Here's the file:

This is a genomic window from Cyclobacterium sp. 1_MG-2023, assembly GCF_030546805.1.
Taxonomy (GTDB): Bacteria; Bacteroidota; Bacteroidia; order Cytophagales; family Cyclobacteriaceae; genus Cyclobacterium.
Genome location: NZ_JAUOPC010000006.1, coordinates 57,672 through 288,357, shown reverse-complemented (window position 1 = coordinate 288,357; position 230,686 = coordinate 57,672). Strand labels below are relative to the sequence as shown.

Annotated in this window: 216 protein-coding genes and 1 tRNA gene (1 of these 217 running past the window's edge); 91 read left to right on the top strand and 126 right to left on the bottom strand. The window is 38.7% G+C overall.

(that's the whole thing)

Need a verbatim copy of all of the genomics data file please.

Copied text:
This is a genomic window from Cyclobacterium sp. 1_MG-2023, assembly GCF_030546805.1.
Taxonomy (GTDB): Bacteria; Bacteroidota; Bacteroidia; order Cytophagales; family Cyclobacteriaceae; genus Cyclobacterium.
Genome location: NZ_JAUOPC010000006.1, coordinates 57,672 through 288,357, shown reverse-complemented (window position 1 = coordinate 288,357; position 230,686 = coordinate 57,672). Strand labels below are relative to the sequence as shown.

Annotated in this window: 216 protein-coding genes and 1 tRNA gene (1 of these 217 running past the window's edge); 91 read left to right on the top strand and 126 right to left on the bottom strand. The window is 38.7% G+C overall.